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WisdomTree reports soaring smart beta sales could drive assets to USD1tn by 2020


Nizam Hamid, (pictured) head of strategy at WisdomTree Europe, has commented on increasing flows to smart beta ETFs and what that means for the industry over the next four years. 

He writes that the ETF industry has once again seen a huge uptick in assets under management recently, despite the negative impact of weak stock markets. According to statistics from the Investment Association, trackers in the UK accounted for 12.4 per cent of all retail assets by the end of 2015, a 16 per cent increase from 2014 with net retail sales also hitting a record high of GBP5.4 billion.
He writes that globally passive funds have grown four times faster than active products since 2007, according to the latest study by Morningstar, with assets in passives now standing at approximately USD6 trillion.
“There is a long way to go of course, especially in Europe where ETFs account for just 3.7 per cent of assets held in mutual funds. That figure is far below the US where they account for almost 17%, but this in itself presents an opportunity as there is clearly scope for European investors to add ETFs, either to gain core or satellite exposure to various asset classes.
“Smart beta is finding itself, more and more, front and centre when it comes to ETF usage. At the halfway mark in 2016, 40 per cent of total flows into European ETFs have gone into smart beta products, as investors become more sophisticated and look for more specific solutions rather than simply allocating to whole markets.
“An even more compelling statistic is that whilst European market capitalisation ETFs suffered outflows of USD9.1 billion in the first half of this year, smart beta and alternatively weighted strategies had net inflows of USD5.7 billion.
“This continues a trend seen last year, with Morningstar Direct data revealing smart beta equity ETFs listed globally gathered USD77 billion for the whole of 2015, taking total assets in the products to USD486 billion.
“Where does this take us over the next few years? If this current level of growth was maintained, it means the industry would push past USD500 billion by the end of 2016, and reach nearly USD800 billion by 2020.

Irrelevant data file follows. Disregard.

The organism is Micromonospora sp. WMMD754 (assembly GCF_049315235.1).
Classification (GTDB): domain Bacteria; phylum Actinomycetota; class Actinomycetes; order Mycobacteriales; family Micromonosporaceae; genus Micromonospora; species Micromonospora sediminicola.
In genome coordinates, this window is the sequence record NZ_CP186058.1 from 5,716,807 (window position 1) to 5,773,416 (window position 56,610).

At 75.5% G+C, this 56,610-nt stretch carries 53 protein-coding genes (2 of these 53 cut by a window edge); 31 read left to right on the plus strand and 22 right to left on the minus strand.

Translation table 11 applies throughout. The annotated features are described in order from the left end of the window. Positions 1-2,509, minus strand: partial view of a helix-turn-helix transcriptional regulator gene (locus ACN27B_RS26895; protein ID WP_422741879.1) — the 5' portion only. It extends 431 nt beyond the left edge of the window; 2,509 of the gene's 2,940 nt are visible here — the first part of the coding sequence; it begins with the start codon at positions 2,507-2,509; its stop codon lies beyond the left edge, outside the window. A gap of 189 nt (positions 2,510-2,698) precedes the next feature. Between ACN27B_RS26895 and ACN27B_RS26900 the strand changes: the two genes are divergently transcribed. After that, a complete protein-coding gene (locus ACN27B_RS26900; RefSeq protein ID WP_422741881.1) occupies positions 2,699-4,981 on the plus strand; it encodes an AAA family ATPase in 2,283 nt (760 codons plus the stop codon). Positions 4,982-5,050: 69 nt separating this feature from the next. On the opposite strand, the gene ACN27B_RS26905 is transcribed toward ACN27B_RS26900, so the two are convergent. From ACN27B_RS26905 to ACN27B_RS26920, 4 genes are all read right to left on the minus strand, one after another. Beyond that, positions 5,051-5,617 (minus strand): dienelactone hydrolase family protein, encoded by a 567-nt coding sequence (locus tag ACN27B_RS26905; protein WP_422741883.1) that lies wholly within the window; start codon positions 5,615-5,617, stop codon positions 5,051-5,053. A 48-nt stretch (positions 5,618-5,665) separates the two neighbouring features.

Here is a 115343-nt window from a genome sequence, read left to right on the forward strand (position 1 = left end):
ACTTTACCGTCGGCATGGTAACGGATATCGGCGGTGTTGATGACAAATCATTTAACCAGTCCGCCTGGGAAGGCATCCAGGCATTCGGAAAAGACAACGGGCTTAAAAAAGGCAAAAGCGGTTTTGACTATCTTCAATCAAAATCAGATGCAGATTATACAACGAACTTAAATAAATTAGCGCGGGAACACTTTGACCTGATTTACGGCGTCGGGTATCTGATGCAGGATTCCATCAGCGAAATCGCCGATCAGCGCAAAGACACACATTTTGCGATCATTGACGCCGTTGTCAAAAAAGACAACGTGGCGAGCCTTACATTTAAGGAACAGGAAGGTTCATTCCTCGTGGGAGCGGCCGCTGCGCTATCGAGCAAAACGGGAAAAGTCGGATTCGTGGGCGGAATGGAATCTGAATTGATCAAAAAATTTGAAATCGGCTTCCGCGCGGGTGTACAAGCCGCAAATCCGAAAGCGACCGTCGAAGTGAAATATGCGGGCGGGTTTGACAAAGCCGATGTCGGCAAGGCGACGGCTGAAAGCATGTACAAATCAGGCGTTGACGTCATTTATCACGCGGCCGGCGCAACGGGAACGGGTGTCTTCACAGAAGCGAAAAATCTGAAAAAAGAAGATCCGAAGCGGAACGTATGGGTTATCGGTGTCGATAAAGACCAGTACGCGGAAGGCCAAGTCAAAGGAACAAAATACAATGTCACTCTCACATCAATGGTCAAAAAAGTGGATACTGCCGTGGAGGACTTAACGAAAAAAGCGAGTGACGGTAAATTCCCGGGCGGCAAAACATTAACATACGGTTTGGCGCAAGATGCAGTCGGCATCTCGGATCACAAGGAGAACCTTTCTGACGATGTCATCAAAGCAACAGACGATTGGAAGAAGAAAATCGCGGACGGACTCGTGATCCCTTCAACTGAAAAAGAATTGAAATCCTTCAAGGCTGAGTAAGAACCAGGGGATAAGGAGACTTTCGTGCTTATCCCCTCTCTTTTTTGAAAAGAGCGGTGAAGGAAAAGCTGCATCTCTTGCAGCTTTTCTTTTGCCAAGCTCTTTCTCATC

“However, I expect the figure will actually be a lot nearer to USD1 trillion by the end of the decade, mainly because of two powerful trends: the desire for tailored ETFs and for low-cost alternatives to active funds – are now firmly in play.”
Hamid concludes that investors are cottoning on to the idea that, rather than weighting by market cap and simply having large positons in the biggest stocks regardless of their underlying performance, it makes sense to screen much more actively. “Creating a tailored index based on a specific set of rules can, over time, capture positive market trends, and if such solutions can outperform market cap indices (while costing less than active funds) it should help boost growth substantially, he writes. “This shift in thinking among ETF investors should not be underestimated, especially as investors continue to look more at outcomes and long-term goals.
“As ever, there also remains a case for using lower cost alternatives to active funds. That debate is not going anywhere, especially as fees on active funds are only ever going to fall at a snail’s pace, if at all.
“Smart beta solutions priced well below active equivalents will continue to benefit from this alongside the wider passive industry, especially given the cost-conscious environment we find ourselves in.
“Clearly, these solutions will not suit everyone, but if the strategies can do their part by continuing to deliver returns ahead of mainstream ETFs (and rival returns produced by active funds) the sky is the limit in terms of AUM growth.”

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